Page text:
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Bizarre Human Conditions
Figure 3.21. In this figure of the same infant note the ectrodactyly (lobster-clw deformity) of both hands. In this condition, usually all four extremities have a lobster-claw deformity.
Genitourinary Defects Newborn Images

Figure 3.24. Eagle-Barrett syndrome (prune belly syndrome) is also described as the triad syndrome: absence of abdominal musculature, genitourinary tract abnormalities, and cryptorchidism. In this fetus there is a markedly distended abdomen due to a very distended bladder. It is now thought that the genitalia and urinary tract abnormalities are the precursor of the absence of abdominal musculature.

Robinow Syndrom

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Eec Syndrom Foto

Figure 3.25. The characteristic findings of prune belly syndrome are present in this infant. Note the marked laxity of the abdominal wall giving it the appearance of a "prune," and the large mass on the left side of the abdomen due to massive dilatation of the ureter and hydronephrosis. Also note the cryptorchidism.

Figure 3.25. The characteristic findings of prune belly syndrome are present in this infant. Note the marked laxity of the abdominal wall giving it the appearance of a "prune," and the large mass on the left side of the abdomen due to massive dilatation of the ureter and hydronephrosis. Also note the cryptorchidism.

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Figure 3.26. Another example of absence of abdominal musculature. Note the typical appearance of the prune belly on the left of the figure and the transillumination showing the massive hydroureter on the right.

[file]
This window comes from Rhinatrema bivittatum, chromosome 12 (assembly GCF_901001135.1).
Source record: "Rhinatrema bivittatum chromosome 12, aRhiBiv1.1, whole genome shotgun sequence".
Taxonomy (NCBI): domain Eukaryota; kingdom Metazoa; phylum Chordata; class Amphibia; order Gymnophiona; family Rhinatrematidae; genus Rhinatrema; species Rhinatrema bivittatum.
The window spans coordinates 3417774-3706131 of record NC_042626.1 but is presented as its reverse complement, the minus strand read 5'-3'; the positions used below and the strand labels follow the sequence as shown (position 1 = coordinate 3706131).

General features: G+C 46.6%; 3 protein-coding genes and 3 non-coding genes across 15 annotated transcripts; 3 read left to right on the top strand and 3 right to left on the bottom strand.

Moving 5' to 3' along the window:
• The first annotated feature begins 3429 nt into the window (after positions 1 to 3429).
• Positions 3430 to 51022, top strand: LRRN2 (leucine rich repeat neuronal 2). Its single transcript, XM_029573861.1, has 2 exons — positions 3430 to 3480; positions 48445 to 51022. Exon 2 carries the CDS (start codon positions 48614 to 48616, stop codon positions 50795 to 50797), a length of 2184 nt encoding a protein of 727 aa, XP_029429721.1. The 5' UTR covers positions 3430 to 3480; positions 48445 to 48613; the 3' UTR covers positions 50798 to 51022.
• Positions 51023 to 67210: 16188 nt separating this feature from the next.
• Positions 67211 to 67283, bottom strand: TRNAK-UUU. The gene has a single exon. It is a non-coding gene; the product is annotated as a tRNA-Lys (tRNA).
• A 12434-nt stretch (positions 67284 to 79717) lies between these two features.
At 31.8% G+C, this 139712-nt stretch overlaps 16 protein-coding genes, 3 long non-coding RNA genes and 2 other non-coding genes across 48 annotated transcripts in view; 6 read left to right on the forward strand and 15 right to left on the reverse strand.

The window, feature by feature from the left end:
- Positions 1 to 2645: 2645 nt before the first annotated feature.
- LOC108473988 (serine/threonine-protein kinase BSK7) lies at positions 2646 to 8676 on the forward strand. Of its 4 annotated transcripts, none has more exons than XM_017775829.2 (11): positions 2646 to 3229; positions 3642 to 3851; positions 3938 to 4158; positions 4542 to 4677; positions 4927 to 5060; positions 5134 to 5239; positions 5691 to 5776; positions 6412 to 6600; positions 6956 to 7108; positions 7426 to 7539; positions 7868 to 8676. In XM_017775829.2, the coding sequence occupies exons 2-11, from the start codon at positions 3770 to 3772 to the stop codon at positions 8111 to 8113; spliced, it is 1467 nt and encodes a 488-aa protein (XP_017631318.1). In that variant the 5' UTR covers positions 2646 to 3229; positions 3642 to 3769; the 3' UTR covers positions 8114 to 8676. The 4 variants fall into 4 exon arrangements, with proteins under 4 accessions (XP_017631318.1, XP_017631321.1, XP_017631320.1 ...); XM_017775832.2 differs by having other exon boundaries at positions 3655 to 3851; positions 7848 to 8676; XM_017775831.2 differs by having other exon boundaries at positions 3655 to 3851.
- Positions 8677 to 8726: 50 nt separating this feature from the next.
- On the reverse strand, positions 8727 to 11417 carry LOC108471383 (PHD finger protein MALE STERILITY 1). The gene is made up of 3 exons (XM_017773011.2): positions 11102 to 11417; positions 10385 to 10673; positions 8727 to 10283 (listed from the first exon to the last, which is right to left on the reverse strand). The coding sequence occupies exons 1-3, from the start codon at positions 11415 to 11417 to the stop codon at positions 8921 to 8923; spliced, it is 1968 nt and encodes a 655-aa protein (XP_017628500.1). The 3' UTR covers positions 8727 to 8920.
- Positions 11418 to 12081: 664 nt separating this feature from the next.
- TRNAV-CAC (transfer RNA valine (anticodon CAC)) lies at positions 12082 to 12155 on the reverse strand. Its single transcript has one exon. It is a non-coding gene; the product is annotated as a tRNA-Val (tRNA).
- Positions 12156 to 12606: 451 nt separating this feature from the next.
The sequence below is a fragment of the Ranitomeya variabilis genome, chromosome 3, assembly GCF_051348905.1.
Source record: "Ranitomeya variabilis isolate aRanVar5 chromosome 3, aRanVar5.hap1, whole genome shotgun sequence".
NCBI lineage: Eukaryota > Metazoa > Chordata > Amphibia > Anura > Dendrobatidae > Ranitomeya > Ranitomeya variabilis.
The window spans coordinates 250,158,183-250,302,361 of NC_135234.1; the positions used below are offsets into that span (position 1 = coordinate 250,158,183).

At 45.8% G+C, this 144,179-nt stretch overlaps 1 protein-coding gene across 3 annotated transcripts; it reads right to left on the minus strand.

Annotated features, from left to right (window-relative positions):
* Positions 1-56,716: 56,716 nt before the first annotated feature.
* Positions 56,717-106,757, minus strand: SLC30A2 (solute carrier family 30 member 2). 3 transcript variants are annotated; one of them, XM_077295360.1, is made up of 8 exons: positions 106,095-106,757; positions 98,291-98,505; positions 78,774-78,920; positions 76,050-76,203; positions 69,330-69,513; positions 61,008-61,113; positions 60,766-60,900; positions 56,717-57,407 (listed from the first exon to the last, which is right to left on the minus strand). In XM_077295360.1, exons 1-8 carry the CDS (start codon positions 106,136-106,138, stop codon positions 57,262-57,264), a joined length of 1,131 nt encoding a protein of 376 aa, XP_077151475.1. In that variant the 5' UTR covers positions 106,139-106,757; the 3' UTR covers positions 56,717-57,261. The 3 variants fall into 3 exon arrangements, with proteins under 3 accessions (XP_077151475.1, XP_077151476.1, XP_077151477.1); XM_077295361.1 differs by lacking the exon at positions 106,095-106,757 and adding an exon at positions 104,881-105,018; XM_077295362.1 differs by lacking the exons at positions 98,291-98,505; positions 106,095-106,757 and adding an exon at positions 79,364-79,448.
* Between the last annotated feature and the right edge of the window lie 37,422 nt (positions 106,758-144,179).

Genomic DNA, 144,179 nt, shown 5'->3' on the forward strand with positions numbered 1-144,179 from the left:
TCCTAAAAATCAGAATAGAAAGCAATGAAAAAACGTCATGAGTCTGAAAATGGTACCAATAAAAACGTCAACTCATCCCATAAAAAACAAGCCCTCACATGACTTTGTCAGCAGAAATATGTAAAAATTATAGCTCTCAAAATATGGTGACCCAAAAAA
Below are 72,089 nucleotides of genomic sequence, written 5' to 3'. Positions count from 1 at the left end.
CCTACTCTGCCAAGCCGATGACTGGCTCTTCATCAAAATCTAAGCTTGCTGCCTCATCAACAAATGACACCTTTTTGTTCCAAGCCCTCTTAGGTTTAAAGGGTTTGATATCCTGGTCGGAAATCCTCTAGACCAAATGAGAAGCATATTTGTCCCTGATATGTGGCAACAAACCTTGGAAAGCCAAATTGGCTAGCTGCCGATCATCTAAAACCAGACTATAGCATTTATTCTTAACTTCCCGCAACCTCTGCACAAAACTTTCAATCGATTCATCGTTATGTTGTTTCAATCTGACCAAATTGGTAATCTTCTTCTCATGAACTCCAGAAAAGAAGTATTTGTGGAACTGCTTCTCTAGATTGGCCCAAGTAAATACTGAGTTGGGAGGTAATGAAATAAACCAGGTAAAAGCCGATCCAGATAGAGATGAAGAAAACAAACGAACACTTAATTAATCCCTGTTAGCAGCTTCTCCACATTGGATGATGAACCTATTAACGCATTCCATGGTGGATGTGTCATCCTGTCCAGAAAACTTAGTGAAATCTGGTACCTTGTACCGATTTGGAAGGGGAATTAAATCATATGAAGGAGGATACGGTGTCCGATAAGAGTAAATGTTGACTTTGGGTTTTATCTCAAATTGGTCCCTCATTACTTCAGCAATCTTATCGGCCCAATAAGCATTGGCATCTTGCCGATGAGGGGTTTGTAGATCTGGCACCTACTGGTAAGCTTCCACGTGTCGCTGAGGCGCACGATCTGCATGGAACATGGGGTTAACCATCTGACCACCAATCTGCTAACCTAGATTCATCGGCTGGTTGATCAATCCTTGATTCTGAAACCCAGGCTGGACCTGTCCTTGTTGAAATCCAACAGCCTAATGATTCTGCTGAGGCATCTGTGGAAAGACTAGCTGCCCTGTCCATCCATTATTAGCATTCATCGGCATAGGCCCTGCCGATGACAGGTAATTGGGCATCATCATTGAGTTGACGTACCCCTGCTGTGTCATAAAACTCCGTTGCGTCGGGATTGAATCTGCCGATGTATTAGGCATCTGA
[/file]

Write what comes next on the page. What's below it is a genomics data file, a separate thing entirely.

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Abdominal Cryptorchid
Figure 3.27. Appearance of absence of abdominal musculature in another infant.

Figure 3.28. Cryptorchidism in an infant with prune belly syndrome.

Figure 3.29. A common finding in infants with prune belly syndrome is a patent urachus.

Figure 3.30. Radiograph of abdomen showing the bulging of the flanks and abnormal gas pattern due to genitourinary tract abnormalities in an infant with Eagle-Barrett syndrome.

Figure 3.28. Cryptorchidism in an infant with prune belly syndrome.

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Figure 3.31. Contrast study in the same infant as in Figure 3.30 showing the massive hydroureter.

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Figure 3.31. Contrast study in the same infant as in Figure 3.30 showing the massive hydroureter.

Cutis Marmorata Babies
Figure 3.32. This infant with Ehlers-Danlos syndrome (cutis hyperelastica) presented at birth with marked hypotonia, joint hypermobility, and hyperextensibility of the skin. Note the epican-thal folds.

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Ullrich Turner Syndrom

Figure 3.33. Figure of die same infant showing die webbing of die neck and hyperextensibility of die skin. The elasticity of die skin allows it to stretch and recoil, whereas in cutis laxa the skin hangs down in loose folds and does not recoil, and die joints are not hyperextensible as is seen in Ehlers-Danlos syndrome.

Ehlers Danlos Cigarette Paper Scars
Figure 3.34. In the same infant note the hyperex-tensibility of the skin and the mild skin defects. There may be flat scars with paper-thin scar tissue, and hematomas occur after mild trauma in Ehlers-Danlos syndrome.

Figure 3.35. Other findings in Ehlers-Danlos syndrome include diaphragmatic hernia, congenital heart defects, and renal anomalies. There may be ectasia of portions of the gastrointestinal and respiratory tracts. The infant had an atrial septal defect, a small left diaphragmatic eventration, absence of the right mesocolon, and a double collecting system of the left kidney with an ectopic right kidney in the pelvis. The infant also demonstrates the second and fourth toes set dorsally to the first, third, and fifth toes and connected by a web.